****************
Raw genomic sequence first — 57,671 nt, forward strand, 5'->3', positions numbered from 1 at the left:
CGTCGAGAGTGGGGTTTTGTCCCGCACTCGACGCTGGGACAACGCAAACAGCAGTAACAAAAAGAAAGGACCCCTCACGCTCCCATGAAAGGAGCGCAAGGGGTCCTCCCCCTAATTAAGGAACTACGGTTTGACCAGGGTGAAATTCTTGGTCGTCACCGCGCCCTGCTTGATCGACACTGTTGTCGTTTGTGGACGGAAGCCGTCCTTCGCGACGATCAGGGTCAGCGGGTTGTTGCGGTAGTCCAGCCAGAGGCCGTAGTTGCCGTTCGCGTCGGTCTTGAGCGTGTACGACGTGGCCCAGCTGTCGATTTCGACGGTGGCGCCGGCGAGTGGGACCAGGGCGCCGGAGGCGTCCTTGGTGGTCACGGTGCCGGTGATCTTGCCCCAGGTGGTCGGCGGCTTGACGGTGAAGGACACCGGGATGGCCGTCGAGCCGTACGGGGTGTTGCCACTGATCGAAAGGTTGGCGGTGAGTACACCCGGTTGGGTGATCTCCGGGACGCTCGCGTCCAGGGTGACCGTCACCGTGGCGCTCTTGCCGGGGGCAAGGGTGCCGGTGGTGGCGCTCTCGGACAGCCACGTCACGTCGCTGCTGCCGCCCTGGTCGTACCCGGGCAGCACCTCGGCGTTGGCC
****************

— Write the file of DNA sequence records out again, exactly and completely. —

Raw genomic sequence first — 57,671 nt, forward strand, 5'->3', positions numbered from 1 at the left:
CGTCGAGAGTGGGGTTTTGTCCCGCACTCGACGCTGGGACAACGCAAACAGCAGTAACAAAAAGAAAGGACCCCTCACGCTCCCATGAAAGGAGCGCAAGGGGTCCTCCCCCTAATTAAGGAACTACGGTTTGACCAGGGTGAAATTCTTGGTCGTCACCGCGCCCTGCTTGATCGACACTGTTGTCGTTTGTGGACGGAAGCCGTCCTTCGCGACGATCAGGGTCAGCGGGTTGTTGCGGTAGTCCAGCCAGAGGCCGTAGTTGCCGTTCGCGTCGGTCTTGAGCGTGTACGACGTGGCCCAGCTGTCGATTTCGACGGTGGCGCCGGCGAGTGGGACCAGGGCGCCGGAGGCGTCCTTGGTGGTCACGGTGCCGGTGATCTTGCCCCAGGTGGTCGGCGGCTTGACGGTGAAGGACACCGGGATGGCCGTCGAGCCGTACGGGGTGTTGCCACTGATCGAAAGGTTGGCGGTGAGTACACCCGGTTGGGTGATCTCCGGGACGCTCGCGTCCAGGGTGACCGTCACCGTGGCGCTCTTGCCGGGGGCAAGGGTGCCGGTGGTGGCGCTCTCGGACAGCCACGTCACGTCGCTGCTGCCGCCCTGGTCGTACCCGGGCAGCACCTCGGCGTTGGCC